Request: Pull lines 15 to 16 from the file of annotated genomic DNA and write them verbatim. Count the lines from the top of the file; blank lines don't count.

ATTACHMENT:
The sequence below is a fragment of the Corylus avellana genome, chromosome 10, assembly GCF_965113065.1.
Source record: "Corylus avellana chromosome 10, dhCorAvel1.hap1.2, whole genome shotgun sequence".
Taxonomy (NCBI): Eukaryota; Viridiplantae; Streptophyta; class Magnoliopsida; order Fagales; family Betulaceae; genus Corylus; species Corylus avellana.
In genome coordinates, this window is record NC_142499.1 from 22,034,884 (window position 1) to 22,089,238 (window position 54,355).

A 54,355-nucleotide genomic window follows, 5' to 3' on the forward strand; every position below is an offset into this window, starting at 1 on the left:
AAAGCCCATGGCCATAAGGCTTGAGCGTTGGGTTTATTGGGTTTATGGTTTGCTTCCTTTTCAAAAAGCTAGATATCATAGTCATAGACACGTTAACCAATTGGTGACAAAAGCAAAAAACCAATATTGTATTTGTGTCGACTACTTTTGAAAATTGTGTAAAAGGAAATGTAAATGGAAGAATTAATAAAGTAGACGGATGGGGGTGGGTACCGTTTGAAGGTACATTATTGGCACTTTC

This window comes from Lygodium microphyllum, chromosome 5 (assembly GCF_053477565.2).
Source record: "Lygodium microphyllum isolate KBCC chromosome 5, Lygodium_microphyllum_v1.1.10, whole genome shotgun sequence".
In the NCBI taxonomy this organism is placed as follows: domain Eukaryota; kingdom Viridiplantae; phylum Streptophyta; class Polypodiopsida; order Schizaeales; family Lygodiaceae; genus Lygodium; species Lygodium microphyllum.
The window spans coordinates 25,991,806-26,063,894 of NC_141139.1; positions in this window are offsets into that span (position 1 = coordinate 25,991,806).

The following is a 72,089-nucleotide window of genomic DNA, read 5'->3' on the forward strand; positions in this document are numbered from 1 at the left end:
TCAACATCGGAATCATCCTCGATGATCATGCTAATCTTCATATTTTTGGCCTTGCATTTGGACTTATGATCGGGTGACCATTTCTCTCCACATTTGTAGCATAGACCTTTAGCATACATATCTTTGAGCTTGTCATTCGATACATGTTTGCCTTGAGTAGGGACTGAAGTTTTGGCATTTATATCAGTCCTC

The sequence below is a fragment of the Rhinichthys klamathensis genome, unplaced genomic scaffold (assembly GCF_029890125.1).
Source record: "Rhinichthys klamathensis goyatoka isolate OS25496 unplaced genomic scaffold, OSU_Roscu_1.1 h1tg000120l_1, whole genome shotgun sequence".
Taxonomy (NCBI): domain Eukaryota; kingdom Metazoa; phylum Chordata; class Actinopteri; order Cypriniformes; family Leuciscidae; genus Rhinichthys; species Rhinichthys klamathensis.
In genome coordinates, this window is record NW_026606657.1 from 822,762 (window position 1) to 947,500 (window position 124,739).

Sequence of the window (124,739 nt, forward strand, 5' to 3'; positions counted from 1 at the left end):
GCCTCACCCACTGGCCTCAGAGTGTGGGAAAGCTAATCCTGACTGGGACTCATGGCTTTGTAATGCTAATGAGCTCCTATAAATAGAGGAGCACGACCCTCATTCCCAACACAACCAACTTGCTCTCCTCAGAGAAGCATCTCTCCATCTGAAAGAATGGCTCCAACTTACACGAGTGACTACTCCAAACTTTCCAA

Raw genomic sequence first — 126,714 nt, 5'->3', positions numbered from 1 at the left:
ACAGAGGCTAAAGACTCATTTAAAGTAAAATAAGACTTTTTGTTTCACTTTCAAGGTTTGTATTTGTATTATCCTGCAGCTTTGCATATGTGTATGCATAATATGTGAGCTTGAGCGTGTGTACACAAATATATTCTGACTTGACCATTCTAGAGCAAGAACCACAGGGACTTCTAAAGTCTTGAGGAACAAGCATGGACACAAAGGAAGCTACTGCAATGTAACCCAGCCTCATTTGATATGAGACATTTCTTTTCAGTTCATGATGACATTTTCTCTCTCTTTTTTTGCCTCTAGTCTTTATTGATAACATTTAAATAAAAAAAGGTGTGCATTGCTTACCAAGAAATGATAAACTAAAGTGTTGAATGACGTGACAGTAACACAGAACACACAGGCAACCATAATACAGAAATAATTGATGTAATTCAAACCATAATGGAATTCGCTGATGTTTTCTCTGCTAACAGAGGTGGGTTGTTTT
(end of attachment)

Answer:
Taxonomy (NCBI): domain Eukaryota; kingdom Metazoa; phylum Chordata; class Actinopteri; order Cypriniformes; family Leuciscidae; genus Rhinichthys; species Rhinichthys klamathensis.
In genome coordinates, this window is record NW_026606657.1 from 822,762 (window position 1) to 947,500 (window position 124,739).